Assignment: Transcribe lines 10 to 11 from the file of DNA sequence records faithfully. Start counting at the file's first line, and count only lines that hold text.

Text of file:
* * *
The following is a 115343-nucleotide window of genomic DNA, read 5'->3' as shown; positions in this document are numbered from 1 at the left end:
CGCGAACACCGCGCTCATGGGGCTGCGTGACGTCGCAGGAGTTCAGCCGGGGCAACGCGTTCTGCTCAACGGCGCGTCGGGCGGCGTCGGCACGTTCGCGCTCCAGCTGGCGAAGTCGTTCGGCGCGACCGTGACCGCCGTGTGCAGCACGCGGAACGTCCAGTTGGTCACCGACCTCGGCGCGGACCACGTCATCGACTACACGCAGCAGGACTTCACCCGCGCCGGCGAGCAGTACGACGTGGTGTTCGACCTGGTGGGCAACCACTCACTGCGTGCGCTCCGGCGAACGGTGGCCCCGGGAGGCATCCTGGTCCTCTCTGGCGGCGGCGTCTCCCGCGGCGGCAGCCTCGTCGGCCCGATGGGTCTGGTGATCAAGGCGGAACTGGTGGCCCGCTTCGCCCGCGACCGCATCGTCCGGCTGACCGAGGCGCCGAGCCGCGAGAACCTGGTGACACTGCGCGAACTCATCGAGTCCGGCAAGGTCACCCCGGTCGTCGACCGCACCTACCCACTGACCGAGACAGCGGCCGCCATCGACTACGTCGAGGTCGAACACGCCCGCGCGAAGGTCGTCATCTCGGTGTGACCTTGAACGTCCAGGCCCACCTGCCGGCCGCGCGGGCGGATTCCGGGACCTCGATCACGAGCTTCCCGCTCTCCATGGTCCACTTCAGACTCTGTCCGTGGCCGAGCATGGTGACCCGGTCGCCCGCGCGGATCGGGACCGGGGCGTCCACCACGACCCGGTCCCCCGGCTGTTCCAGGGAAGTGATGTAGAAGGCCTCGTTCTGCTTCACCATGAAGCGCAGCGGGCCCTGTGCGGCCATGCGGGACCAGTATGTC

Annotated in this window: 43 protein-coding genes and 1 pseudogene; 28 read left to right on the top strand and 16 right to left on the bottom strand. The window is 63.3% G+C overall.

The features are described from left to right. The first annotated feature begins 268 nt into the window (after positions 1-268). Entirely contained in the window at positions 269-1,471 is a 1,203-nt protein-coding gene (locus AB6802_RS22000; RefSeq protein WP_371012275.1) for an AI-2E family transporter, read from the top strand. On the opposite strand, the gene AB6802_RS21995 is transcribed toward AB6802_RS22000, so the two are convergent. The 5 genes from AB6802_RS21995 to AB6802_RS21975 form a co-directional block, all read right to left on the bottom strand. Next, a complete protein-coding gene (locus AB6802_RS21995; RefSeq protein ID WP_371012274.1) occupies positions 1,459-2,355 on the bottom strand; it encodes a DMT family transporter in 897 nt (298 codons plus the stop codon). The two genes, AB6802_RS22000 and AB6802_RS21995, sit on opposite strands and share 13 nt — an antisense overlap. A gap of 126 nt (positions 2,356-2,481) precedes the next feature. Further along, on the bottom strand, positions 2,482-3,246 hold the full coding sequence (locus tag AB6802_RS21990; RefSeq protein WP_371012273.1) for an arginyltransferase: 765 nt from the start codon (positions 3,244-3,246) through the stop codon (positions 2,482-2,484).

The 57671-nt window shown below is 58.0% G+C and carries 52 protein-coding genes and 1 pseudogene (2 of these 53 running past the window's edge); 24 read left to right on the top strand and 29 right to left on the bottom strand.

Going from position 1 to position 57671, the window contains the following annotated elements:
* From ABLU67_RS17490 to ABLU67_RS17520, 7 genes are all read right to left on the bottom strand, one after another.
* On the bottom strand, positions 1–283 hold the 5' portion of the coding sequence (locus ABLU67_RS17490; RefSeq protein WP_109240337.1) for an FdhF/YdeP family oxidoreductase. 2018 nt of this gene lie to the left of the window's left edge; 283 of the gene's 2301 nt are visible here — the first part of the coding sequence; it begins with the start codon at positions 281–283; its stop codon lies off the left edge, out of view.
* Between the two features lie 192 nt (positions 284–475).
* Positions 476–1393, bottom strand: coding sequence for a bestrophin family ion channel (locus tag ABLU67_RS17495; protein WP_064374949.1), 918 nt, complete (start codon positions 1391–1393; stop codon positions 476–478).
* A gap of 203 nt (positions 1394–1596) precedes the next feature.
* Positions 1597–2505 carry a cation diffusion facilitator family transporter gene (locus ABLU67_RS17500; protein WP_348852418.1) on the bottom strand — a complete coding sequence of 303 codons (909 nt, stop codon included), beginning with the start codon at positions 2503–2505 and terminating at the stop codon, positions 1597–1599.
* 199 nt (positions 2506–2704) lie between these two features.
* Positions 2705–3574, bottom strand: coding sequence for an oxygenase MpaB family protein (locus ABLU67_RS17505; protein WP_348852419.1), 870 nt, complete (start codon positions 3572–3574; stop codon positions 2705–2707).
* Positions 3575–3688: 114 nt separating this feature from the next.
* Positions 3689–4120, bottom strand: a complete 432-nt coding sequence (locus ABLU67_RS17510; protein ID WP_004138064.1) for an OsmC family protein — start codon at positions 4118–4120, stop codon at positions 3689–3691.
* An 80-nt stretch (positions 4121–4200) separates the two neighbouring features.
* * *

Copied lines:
* Positions 476–1393, bottom strand: coding sequence for a bestrophin family ion channel (locus tag ABLU67_RS17495; protein WP_064374949.1), 918 nt, complete (start codon positions 1391–1393; stop codon positions 476–478).
* A gap of 203 nt (positions 1394–1596) precedes the next feature.